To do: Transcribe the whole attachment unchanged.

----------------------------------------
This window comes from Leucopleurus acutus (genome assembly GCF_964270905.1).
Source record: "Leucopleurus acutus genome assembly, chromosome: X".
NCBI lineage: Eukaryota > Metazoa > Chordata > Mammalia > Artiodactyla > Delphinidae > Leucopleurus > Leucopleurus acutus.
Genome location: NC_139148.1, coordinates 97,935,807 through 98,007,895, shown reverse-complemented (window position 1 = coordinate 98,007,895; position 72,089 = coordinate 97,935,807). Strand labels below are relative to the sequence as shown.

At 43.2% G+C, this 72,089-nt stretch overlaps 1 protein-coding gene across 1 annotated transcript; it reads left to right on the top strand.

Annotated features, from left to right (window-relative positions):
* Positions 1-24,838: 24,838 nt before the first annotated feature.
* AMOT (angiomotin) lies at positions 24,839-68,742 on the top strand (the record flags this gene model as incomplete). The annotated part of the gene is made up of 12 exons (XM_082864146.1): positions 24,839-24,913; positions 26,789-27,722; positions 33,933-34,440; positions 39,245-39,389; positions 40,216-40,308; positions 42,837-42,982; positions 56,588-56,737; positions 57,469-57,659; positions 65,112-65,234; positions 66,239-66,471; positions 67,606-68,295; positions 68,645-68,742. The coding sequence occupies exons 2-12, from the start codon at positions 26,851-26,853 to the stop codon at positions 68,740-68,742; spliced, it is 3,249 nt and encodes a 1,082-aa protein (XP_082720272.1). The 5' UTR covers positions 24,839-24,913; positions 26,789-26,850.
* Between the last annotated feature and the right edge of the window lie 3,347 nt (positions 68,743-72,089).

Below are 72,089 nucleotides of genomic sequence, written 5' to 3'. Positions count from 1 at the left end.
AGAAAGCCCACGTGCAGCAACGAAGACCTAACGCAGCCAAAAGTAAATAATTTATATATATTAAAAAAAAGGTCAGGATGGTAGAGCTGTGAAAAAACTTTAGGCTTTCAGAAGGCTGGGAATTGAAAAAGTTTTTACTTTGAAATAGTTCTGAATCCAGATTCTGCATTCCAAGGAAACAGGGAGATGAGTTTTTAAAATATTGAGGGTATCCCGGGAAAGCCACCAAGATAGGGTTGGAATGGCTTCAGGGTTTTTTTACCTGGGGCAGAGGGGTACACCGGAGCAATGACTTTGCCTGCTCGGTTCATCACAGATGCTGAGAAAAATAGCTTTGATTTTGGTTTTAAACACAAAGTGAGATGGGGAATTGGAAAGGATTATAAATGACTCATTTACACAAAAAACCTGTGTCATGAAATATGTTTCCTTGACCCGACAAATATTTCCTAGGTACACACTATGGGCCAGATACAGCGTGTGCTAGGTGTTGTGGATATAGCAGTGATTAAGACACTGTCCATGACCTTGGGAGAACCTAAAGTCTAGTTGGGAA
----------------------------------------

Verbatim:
This window comes from Leucopleurus acutus (genome assembly GCF_964270905.1).
Source record: "Leucopleurus acutus genome assembly, chromosome: X".
NCBI lineage: Eukaryota > Metazoa > Chordata > Mammalia > Artiodactyla > Delphinidae > Leucopleurus > Leucopleurus acutus.
Genome location: NC_139148.1, coordinates 97,935,807 through 98,007,895, shown reverse-complemented (window position 1 = coordinate 98,007,895; position 72,089 = coordinate 97,935,807). Strand labels below are relative to the sequence as shown.

At 43.2% G+C, this 72,089-nt stretch overlaps 1 protein-coding gene across 1 annotated transcript; it reads left to right on the top strand.

Annotated features, from left to right (window-relative positions):
* Positions 1-24,838: 24,838 nt before the first annotated feature.
* AMOT (angiomotin) lies at positions 24,839-68,742 on the top strand (the record flags this gene model as incomplete). The annotated part of the gene is made up of 12 exons (XM_082864146.1): positions 24,839-24,913; positions 26,789-27,722; positions 33,933-34,440; positions 39,245-39,389; positions 40,216-40,308; positions 42,837-42,982; positions 56,588-56,737; positions 57,469-57,659; positions 65,112-65,234; positions 66,239-66,471; positions 67,606-68,295; positions 68,645-68,742. The coding sequence occupies exons 2-12, from the start codon at positions 26,851-26,853 to the stop codon at positions 68,740-68,742; spliced, it is 3,249 nt and encodes a 1,082-aa protein (XP_082720272.1). The 5' UTR covers positions 24,839-24,913; positions 26,789-26,850.
* Between the last annotated feature and the right edge of the window lie 3,347 nt (positions 68,743-72,089).

Below are 72,089 nucleotides of genomic sequence, written 5' to 3'. Positions count from 1 at the left end.
AGAAAGCCCACGTGCAGCAACGAAGACCTAACGCAGCCAAAAGTAAATAATTTATATATATTAAAAAAAAGGTCAGGATGGTAGAGCTGTGAAAAAACTTTAGGCTTTCAGAAGGCTGGGAATTGAAAAAGTTTTTACTTTGAAATAGTTCTGAATCCAGATTCTGCATTCCAAGGAAACAGGGAGATGAGTTTTTAAAATATTGAGGGTATCCCGGGAAAGCCACCAAGATAGGGTTGGAATGGCTTCAGGGTTTTTTTACCTGGGGCAGAGGGGTACACCGGAGCAATGACTTTGCCTGCTCGGTTCATCACAGATGCTGAGAAAAATAGCTTTGATTTTGGTTTTAAACACAAAGTGAGATGGGGAATTGGAAAGGATTATAAATGACTCATTTACACAAAAAACCTGTGTCATGAAATATGTTTCCTTGACCCGACAAATATTTCCTAGGTACACACTATGGGCCAGATACAGCGTGTGCTAGGTGTTGTGGATATAGCAGTGATTAAGACACTGTCCATGACCTTGGGAGAACCTAAAGTCTAGTTGGGAA